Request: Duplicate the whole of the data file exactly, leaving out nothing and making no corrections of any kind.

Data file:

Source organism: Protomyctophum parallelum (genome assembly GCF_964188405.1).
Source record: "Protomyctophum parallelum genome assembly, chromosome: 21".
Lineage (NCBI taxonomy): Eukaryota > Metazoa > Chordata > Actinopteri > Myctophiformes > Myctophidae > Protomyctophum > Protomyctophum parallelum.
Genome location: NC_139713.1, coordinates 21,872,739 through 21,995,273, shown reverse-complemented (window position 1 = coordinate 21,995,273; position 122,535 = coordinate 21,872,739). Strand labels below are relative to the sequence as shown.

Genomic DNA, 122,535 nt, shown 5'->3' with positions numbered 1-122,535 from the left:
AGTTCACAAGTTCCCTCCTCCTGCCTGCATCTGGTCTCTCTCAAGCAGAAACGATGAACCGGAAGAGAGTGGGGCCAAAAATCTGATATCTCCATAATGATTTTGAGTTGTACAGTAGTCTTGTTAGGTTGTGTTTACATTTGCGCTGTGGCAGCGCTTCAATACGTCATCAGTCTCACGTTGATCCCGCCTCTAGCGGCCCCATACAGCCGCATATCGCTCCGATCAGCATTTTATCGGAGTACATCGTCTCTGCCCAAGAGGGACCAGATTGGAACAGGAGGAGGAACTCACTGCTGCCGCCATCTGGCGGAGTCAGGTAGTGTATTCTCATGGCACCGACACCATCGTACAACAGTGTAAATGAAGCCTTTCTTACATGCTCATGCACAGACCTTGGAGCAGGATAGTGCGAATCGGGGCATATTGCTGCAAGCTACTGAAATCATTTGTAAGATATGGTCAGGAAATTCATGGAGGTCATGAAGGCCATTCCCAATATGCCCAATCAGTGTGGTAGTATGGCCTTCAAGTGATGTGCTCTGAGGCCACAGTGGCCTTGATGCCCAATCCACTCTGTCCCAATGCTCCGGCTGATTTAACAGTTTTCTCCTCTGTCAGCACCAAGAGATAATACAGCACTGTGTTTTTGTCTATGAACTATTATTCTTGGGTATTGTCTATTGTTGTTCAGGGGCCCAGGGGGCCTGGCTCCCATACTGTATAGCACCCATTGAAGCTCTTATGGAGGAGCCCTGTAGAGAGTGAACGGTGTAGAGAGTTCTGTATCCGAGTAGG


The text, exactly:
Source organism: Protomyctophum parallelum (genome assembly GCF_964188405.1).
Source record: "Protomyctophum parallelum genome assembly, chromosome: 21".
Lineage (NCBI taxonomy): Eukaryota > Metazoa > Chordata > Actinopteri > Myctophiformes > Myctophidae > Protomyctophum > Protomyctophum parallelum.
Genome location: NC_139713.1, coordinates 21,872,739 through 21,995,273, shown reverse-complemented (window position 1 = coordinate 21,995,273; position 122,535 = coordinate 21,872,739). Strand labels below are relative to the sequence as shown.

Genomic DNA, 122,535 nt, shown 5'->3' with positions numbered 1-122,535 from the left:
AGTTCACAAGTTCCCTCCTCCTGCCTGCATCTGGTCTCTCTCAAGCAGAAACGATGAACCGGAAGAGAGTGGGGCCAAAAATCTGATATCTCCATAATGATTTTGAGTTGTACAGTAGTCTTGTTAGGTTGTGTTTACATTTGCGCTGTGGCAGCGCTTCAATACGTCATCAGTCTCACGTTGATCCCGCCTCTAGCGGCCCCATACAGCCGCATATCGCTCCGATCAGCATTTTATCGGAGTACATCGTCTCTGCCCAAGAGGGACCAGATTGGAACAGGAGGAGGAACTCACTGCTGCCGCCATCTGGCGGAGTCAGGTAGTGTATTCTCATGGCACCGACACCATCGTACAACAGTGTAAATGAAGCCTTTCTTACATGCTCATGCACAGACCTTGGAGCAGGATAGTGCGAATCGGGGCATATTGCTGCAAGCTACTGAAATCATTTGTAAGATATGGTCAGGAAATTCATGGAGGTCATGAAGGCCATTCCCAATATGCCCAATCAGTGTGGTAGTATGGCCTTCAAGTGATGTGCTCTGAGGCCACAGTGGCCTTGATGCCCAATCCACTCTGTCCCAATGCTCCGGCTGATTTAACAGTTTTCTCCTCTGTCAGCACCAAGAGATAATACAGCACTGTGTTTTTGTCTATGAACTATTATTCTTGGGTATTGTCTATTGTTGTTCAGGGGCCCAGGGGGCCTGGCTCCCATACTGTATAGCACCCATTGAAGCTCTTATGGAGGAGCCCTGTAGAGAGTGAACGGTGTAGAGAGTTCTGTATCCGAGTAGG